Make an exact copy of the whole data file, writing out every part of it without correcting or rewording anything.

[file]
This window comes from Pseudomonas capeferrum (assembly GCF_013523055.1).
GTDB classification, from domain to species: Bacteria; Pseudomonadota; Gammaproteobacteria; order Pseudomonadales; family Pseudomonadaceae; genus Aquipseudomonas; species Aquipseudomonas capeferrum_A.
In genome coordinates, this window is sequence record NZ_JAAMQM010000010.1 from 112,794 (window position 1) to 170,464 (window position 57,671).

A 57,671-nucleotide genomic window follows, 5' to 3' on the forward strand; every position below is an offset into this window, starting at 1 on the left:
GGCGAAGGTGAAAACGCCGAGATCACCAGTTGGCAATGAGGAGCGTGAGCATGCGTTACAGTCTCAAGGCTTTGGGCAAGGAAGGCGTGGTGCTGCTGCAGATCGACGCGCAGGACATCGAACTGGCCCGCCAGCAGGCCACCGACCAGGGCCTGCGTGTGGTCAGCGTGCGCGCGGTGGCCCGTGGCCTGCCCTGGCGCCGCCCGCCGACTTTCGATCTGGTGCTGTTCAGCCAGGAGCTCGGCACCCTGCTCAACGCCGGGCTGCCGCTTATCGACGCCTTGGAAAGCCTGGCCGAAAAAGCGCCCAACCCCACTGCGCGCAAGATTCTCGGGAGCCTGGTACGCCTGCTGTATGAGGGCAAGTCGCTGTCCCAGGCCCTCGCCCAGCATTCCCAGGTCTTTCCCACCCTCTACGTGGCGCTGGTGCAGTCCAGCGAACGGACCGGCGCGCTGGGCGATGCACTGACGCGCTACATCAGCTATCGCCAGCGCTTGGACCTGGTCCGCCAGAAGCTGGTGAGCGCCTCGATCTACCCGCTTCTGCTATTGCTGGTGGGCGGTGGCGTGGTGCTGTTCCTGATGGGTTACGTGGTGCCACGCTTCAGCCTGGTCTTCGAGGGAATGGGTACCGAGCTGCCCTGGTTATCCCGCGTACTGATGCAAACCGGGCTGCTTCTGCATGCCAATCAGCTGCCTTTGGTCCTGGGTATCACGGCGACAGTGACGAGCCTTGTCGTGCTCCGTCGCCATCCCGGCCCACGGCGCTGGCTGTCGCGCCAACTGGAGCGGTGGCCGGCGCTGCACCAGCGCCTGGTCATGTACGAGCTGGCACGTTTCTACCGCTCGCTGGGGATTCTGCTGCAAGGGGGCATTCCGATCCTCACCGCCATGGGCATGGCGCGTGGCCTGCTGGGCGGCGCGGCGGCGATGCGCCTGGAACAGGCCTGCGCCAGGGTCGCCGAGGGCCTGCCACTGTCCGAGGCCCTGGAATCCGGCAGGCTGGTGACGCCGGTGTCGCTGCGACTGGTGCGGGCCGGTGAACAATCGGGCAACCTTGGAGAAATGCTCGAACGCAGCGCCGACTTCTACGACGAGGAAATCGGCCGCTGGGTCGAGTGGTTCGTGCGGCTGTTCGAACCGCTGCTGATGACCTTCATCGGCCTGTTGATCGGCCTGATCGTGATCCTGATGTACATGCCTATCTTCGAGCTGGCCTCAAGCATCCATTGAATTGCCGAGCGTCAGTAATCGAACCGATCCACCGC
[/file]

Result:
This window comes from Pseudomonas capeferrum (assembly GCF_013523055.1).
GTDB classification, from domain to species: Bacteria; Pseudomonadota; Gammaproteobacteria; order Pseudomonadales; family Pseudomonadaceae; genus Aquipseudomonas; species Aquipseudomonas capeferrum_A.
In genome coordinates, this window is sequence record NZ_JAAMQM010000010.1 from 112,794 (window position 1) to 170,464 (window position 57,671).

A 57,671-nucleotide genomic window follows, 5' to 3' on the forward strand; every position below is an offset into this window, starting at 1 on the left:
GGCGAAGGTGAAAACGCCGAGATCACCAGTTGGCAATGAGGAGCGTGAGCATGCGTTACAGTCTCAAGGCTTTGGGCAAGGAAGGCGTGGTGCTGCTGCAGATCGACGCGCAGGACATCGAACTGGCCCGCCAGCAGGCCACCGACCAGGGCCTGCGTGTGGTCAGCGTGCGCGCGGTGGCCCGTGGCCTGCCCTGGCGCCGCCCGCCGACTTTCGATCTGGTGCTGTTCAGCCAGGAGCTCGGCACCCTGCTCAACGCCGGGCTGCCGCTTATCGACGCCTTGGAAAGCCTGGCCGAAAAAGCGCCCAACCCCACTGCGCGCAAGATTCTCGGGAGCCTGGTACGCCTGCTGTATGAGGGCAAGTCGCTGTCCCAGGCCCTCGCCCAGCATTCCCAGGTCTTTCCCACCCTCTACGTGGCGCTGGTGCAGTCCAGCGAACGGACCGGCGCGCTGGGCGATGCACTGACGCGCTACATCAGCTATCGCCAGCGCTTGGACCTGGTCCGCCAGAAGCTGGTGAGCGCCTCGATCTACCCGCTTCTGCTATTGCTGGTGGGCGGTGGCGTGGTGCTGTTCCTGATGGGTTACGTGGTGCCACGCTTCAGCCTGGTCTTCGAGGGAATGGGTACCGAGCTGCCCTGGTTATCCCGCGTACTGATGCAAACCGGGCTGCTTCTGCATGCCAATCAGCTGCCTTTGGTCCTGGGTATCACGGCGACAGTGACGAGCCTTGTCGTGCTCCGTCGCCATCCCGGCCCACGGCGCTGGCTGTCGCGCCAACTGGAGCGGTGGCCGGCGCTGCACCAGCGCCTGGTCATGTACGAGCTGGCACGTTTCTACCGCTCGCTGGGGATTCTGCTGCAAGGGGGCATTCCGATCCTCACCGCCATGGGCATGGCGCGTGGCCTGCTGGGCGGCGCGGCGGCGATGCGCCTGGAACAGGCCTGCGCCAGGGTCGCCGAGGGCCTGCCACTGTCCGAGGCCCTGGAATCCGGCAGGCTGGTGACGCCGGTGTCGCTGCGACTGGTGCGGGCCGGTGAACAATCGGGCAACCTTGGAGAAATGCTCGAACGCAGCGCCGACTTCTACGACGAGGAAATCGGCCGCTGGGTCGAGTGGTTCGTGCGGCTGTTCGAACCGCTGCTGATGACCTTCATCGGCCTGTTGATCGGCCTGATCGTGATCCTGATGTACATGCCTATCTTCGAGCTGGCCTCAAGCATCCATTGAATTGCCGAGCGTCAGTAATCGAACCGATCCACCGC